Guest Post by Willis Eschenbach
People often say that we’re heading into the unknown with regards to CO2 and the planet. They say we can’t know, for example, what a 2°C warming will do because we can’t do the experiment. This is seen as important because for unknown reasons, people have battened on to “2°C” as being the scary temperature rise that we’re told we have to avoid at all costs.
But actually, as it turns out, we have already done the experiment. Below I show the Berkeley Earth average surface temperature record for Europe. Europe is a good location to analyze, because some of the longest continuous temperature records are from Europe. In addition, there are a lot of stations in Europe that have been taking record for a long time. This gives us lots of good data.
So without further ado, here’s the record of the average European temperature.
Figure 1. Berkeley Earth average European temperature, 1743 – 2013. Red/yellow line is an 8-year Gaussian average. Horizontal red and blue lines are 2°C apart.
Temperatures were fairly steady until about the year 1890, when they began to rise. Note that this was BEFORE the large modern rise in CO2 … but I digress.
And from 1890 or so to 2013, temperatures in Europe rose by about 2°C. Which of course brings up the very important question …
We’ve done the 2°C experiment … so where are the climate catastrophes?
Seriously, folks, we’re supposed to be seeing all kinds of bad stuff. But none of it has happened. No cities
I mean, go figure … I went to Thermageddon and all I got was this lousy t-shirt …
In fact, here’s the truth about the effects of the warming …
Figure 2. Average annual climate-related (blue line) and non-climate-related (red line) deaths in natural disasters. Data from OFDA/CRED International Disaster Database
In just under a century, climate-related deaths, which are deaths from floods, droughts, storms, wildfires, and extreme temperatures, have dropped from just under half a million down to about twenty thousand … and during this same time, temperatures all over the globe have been warming.
So no, folks, there is no climate emergency. Despite children happily skipping class to march in lockstep to the alarmist drumbeat, climate is not the world’s biggest problem, or even in the top ten. Despite the pathetic importunings of “Beta” O’Rourke, this is not World War II redux. Despite Hollywood stars lecturing us as they board their private jets, there are much bigger issues for us to face.
The good news is, the people of the world know that the climate scare is not important. The UN polled almost ten million people as to what issues matter the most to them. The UN did their best to push the climate scare by putting that as the first choice on their ballot … but even with that, climate came in dead last, and by a long margin. Here is what the people of the world actually find important:
Figure 3. Results of the UN “My World” poll. Further analytic data here.
As you can see, there were sixteen categories. People put education, healthcare, and jobs at the top … and way down at the very bottom, “Action taken on climate change” came in at number sixteen.
•We’ve done the two degree Celsius experiment.
• The lack of any climate-related catastrophes indicates that warming is generally either neutral or good for animal and plant life alike.
• Climate related deaths are only about a twentieth of what they were a hundred years ago.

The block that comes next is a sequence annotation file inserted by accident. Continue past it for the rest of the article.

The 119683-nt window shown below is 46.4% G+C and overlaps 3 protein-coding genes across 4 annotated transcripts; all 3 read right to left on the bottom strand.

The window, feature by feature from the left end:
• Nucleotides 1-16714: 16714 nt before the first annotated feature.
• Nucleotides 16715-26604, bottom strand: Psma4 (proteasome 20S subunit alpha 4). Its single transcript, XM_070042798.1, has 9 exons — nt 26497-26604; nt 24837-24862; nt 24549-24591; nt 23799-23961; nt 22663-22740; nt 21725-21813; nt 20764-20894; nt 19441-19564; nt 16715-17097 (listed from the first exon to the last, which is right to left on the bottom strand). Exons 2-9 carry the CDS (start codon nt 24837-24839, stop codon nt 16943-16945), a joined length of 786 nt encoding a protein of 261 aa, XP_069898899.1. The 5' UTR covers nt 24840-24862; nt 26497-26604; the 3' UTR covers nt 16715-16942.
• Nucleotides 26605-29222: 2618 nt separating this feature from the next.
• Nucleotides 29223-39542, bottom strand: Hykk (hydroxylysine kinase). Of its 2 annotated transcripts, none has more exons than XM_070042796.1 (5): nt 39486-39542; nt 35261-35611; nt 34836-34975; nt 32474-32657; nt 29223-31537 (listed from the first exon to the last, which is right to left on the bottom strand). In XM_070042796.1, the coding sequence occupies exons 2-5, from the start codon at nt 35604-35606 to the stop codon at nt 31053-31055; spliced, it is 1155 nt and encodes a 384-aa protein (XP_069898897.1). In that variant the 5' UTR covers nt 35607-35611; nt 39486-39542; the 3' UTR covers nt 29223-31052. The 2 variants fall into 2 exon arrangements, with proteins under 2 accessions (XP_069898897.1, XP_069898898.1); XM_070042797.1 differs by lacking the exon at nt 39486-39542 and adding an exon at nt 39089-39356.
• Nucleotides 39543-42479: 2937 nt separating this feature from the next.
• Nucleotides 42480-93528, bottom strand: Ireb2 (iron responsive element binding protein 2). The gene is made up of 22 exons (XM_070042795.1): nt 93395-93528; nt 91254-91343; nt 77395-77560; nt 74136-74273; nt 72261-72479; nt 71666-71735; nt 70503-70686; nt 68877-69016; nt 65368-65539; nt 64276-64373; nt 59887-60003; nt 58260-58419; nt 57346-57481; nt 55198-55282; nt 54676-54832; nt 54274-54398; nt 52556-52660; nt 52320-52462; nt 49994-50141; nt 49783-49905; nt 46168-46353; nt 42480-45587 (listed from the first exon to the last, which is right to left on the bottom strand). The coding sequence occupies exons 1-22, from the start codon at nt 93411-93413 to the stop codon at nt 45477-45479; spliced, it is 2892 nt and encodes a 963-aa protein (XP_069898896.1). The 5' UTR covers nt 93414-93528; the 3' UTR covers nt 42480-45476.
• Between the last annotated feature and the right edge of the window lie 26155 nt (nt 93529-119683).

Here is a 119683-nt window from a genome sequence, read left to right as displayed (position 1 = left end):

• The people of the planet generally don’t see climate as an important issue. Fact Check: They are right.
Here, my gorgeous ex-fiancee and I are wandering on the east side of the Sierra Nevada mountains. We went and looked at Death Valley. It’s a couple hundred feet below sea level, and very, very dry. In the Valley, I saw that there was a temperature station at Stovepipe Wells. So I immediately looked for that essential accessory to any well-maintained temperature station … the air conditioner exhaust. Here you go, you can just see the air conditioner on the right side of this south-looking photo:
But what good is an air conditioner without some good old black heat-absorbing asphalt pavement to balance it out? So of course, they’ve provided that as well … here’s the view looking west. I’m not sure if this station is still in use, but any readings here would certainly be suspect.
Heck, if we’d parked our pickup truck facing outwards in the next stall to the left and revved the engine, we probably could have set a new
Death Valley itself is stunningly stark, with the bones of the earth poking up through the skin …
Ah, dear friends, the world is full of wonders, far too many for any man to see all of them … keep your foot pressed firmly on the accelerator, time is the one thing that none of us have enough of. As Mad Tom o’ Bedlam sang,
With a host of furious fancies, whereof I am commander
With a sword of fire and a steed of air through the universe I wander
By a ghost of rags and shadows, I summoned am to tourney
Ten leagues beyond the wild world’s end … methinks it is no journey.
Today we’re at Boulder Creek, just east of the Sierras by Owens Lake … or Owens Ex-Lake, because all the water that used to fill the lake now waters gardens in LA.
However, the drought is broken in California, and some of the Sierra ski resorts have gotten forty or fifty feet of snow over the winter, so the east slope of the Sierras look like this where we are:
I am put in mind of what the poet said …
Come, my friends,
‘Tis not too late to seek a newer world.
Push off, and sitting well in order smite
The sounding furrows; for my purpose holds
To sail beyond the sunset, and the baths
Of all the western stars, until I die.
My very best to each one of you, sail on, sail beyond …